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Staging small intestine cancer

The following information is about small intestine adenocarcinoma. Other types of small intestine cancers are staged differently. Talk to your healthcare team if you have a different type of small intestine cancer.

Staging is a way of describing or classifying a cancer based on the extent of cancer in the body. Extent includes how deeply the cancer has grown into the wall of the small intestine and where the cancer is in the body. Your healthcare team uses the stage to plan treatment and estimate your prognosis.

The most common staging system for small intestine adenocarcinoma is the TNM system. Each stage is given a number from 0 to 4. Stages 1 to 4 are usually given as the Roman numerals I, II, III and IV. Generally, the higher the number, the more the cancer has spread.

When describing the stage, doctors may use the terms local, regional and distant. Local means that the cancer is only in the small intestine and has not spread to other parts of the body. Regional means close to or around the small intestine. Distant means in a part of the body farther from the small intestine.

TNM descriptions

T describes how far the primary tumour has grown into the wall of the small intestine or into tissues or organs around the small intestine. T is usually given as a number from 1 to 4. A higher number means that the tumour has grown deeper into the wall of the small intestine, into nearby tissues or organs, or both.

 

N describes the lymph nodes around the small intestine. N0 means the cancer hasn’t spread to the lymph nodes. N1 or N2 means cancer has spread to lymph nodes. N1 and N2 can also describe the number and location of the lymph nodes that contain cancer.

 

M describes whether or not the cancer has spread, or metastasized, to other parts of the body. M0 means that cancer has not spread to other parts of the body. M1 means that it has spread to other parts of the body.

Stage 0 (or carcinoma in situ)

TNMDescription

Tis

N0

M0

Cancer cells are only in the inner lining of the small intestine (called the mucosa). They may be in the epitheliumepitheliumA thin layer of epithelial cells that makes up the outer surfaces of the body (the skin) and lines hollow organs, glands and all passages of the respiratory, digestive, reproductive and urinary systems., or they may have grown into the layer of connective tissue in the mucosa (called the lamina propria). Cancer cells have not grown past the inner muscle layer of the mucosa (called the muscularis mucosa).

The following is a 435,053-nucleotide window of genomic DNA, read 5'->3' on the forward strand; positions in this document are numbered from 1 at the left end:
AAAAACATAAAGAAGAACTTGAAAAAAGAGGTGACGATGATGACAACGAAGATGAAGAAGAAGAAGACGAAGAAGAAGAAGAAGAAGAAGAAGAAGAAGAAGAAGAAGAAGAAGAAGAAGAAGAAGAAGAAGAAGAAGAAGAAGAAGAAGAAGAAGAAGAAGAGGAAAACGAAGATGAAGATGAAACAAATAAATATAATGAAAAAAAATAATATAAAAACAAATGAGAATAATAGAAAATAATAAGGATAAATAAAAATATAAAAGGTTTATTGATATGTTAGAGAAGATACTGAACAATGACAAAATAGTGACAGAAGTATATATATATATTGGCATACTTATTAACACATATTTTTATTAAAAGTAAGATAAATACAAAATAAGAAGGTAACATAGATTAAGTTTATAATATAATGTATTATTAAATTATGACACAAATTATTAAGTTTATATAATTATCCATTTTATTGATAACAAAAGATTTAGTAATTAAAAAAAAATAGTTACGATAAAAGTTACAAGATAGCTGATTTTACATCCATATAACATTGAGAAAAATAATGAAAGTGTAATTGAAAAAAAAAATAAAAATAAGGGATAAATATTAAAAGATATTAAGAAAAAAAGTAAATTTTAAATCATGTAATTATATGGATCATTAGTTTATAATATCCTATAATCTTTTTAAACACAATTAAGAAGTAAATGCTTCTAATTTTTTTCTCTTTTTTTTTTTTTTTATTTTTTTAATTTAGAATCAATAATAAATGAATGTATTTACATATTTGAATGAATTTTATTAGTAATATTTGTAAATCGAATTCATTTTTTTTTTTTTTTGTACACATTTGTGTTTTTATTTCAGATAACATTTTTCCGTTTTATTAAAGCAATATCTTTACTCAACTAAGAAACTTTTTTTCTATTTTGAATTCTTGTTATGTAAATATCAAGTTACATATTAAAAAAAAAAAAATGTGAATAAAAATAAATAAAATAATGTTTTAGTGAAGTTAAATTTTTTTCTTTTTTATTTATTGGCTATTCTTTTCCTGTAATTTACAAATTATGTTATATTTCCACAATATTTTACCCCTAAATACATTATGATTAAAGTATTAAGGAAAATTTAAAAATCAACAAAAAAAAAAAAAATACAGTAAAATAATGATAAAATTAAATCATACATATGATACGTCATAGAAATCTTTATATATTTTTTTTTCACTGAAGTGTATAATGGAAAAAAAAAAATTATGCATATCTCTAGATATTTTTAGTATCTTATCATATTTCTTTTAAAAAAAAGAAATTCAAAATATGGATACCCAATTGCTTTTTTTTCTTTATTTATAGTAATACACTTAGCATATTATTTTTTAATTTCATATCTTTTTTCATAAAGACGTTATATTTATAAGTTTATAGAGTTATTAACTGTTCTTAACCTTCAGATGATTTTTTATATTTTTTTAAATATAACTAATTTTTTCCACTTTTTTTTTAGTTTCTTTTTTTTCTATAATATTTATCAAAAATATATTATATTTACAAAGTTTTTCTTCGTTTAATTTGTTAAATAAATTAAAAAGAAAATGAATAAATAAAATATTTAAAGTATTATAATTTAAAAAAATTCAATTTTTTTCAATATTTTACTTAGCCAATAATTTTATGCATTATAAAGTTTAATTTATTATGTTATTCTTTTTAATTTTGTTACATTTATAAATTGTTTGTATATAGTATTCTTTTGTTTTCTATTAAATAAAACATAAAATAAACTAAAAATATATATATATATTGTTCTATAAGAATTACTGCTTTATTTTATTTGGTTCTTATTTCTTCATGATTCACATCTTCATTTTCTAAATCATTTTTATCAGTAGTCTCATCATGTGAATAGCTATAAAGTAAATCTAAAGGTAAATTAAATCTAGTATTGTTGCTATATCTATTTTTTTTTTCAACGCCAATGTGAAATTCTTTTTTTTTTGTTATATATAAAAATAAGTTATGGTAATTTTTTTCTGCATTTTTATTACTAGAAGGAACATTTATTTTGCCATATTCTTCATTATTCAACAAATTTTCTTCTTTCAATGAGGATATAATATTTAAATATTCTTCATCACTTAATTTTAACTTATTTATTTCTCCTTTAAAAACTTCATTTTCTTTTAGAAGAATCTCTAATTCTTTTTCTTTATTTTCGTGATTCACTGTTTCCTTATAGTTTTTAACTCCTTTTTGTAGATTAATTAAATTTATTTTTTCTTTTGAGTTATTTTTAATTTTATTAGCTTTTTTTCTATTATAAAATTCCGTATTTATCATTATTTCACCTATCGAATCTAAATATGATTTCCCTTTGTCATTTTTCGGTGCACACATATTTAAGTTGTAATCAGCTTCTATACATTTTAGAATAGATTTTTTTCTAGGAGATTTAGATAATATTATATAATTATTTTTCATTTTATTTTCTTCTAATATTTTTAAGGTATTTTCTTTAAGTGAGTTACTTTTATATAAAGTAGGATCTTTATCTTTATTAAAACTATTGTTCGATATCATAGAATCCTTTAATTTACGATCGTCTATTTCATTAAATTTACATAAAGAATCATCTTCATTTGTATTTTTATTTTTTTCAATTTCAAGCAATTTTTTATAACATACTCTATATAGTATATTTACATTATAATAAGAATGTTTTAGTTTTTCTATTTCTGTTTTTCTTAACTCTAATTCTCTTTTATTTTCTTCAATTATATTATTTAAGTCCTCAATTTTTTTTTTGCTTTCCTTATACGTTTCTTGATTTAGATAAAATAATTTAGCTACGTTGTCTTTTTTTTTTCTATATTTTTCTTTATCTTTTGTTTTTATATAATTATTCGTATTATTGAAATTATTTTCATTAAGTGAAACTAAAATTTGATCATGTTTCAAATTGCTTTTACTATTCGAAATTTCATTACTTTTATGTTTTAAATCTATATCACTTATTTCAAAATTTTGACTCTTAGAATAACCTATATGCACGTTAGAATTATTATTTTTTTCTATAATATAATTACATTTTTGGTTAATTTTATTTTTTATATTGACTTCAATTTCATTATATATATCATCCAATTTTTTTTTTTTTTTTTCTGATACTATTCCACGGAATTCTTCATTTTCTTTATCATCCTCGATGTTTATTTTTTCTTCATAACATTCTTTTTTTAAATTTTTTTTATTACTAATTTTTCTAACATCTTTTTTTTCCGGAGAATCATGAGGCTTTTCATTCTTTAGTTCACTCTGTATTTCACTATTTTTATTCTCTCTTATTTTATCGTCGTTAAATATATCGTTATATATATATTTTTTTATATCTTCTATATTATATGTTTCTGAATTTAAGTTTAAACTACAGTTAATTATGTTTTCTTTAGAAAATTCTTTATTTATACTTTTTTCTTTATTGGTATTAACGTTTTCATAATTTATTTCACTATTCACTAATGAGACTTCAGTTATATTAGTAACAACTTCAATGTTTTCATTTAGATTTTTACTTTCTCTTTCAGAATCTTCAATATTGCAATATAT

Stage I

TNMDescription

T1a

N0

M0

The tumour has grown into the layer of connective tissue in the mucosa (called the lamina propria) and the layer of muscle in the mucosa (called the muscularis mucosa).

T1b

N0

M0

The tumour has grown through the mucosa and into the submucosa.

T2

N0

M0

The tumour has grown into the muscle layer of the small intestine wall (called the muscularis propria).

Stage IIA

TNMDescription

T3

N0

M0

One of the following applies:

The tumour has grown into the outermost layer of the wall of the small intestine (called the serosa).

The tumour has grown into the membrane that supports the small intestine (called the mesentery), but it hasn’t grown more than 2 cm into the mesentery.

The tumour has grown into the retroperitoneum, but it hasn’t grown more than 2 cm into the retroperitoneum.

Stage IIB

TNMDescription

T4

N0

M0

One of the following applies:

The tumour has grown through the lining that surrounds the abdominal organs (called the peritoneum).

The tumour has grown into organs near the tumour, such as other loops of the small intestine or the pancreas.

The tumour has grown more than 2 cm into the retroperitoneum.

Stage IIIA

TNM

Description

any T

N1

M0

The tumour may or may not have grown through the layers of the wall of the small intestine and into surrounding tissues.

Cancer has spread to 1–3 lymph nodes near the small intestine.

Stage IIIB

TNMDescription

any T

N2

M0

The tumour may or may not have grown through the layers of the wall of the small intestine and into surrounding tissues.

Cancer has spread to 4 or more lymph nodes near the small intestine.

Stage IV

TNM

Description

any T

any N

M1

The tumour may or may not have grown through the layers of the wall of the small intestine and into surrounding tissues.

The cancer may or may not have spread to lymph nodes.

The cancer has spread to other parts of the body such as the liver, lung or bone (called distant metastasis).

Recurrent small intestine cancer

Recurrent small intestine cancer means that the cancer has come back after it has been treated. If it comes back in the same place that the cancer first started, it’s called local recurrence. If it comes back in tissues or lymph nodes close to the primary tumour, it’s called regional recurrence. It can also recur in another part of the body, which is called distant metastasis

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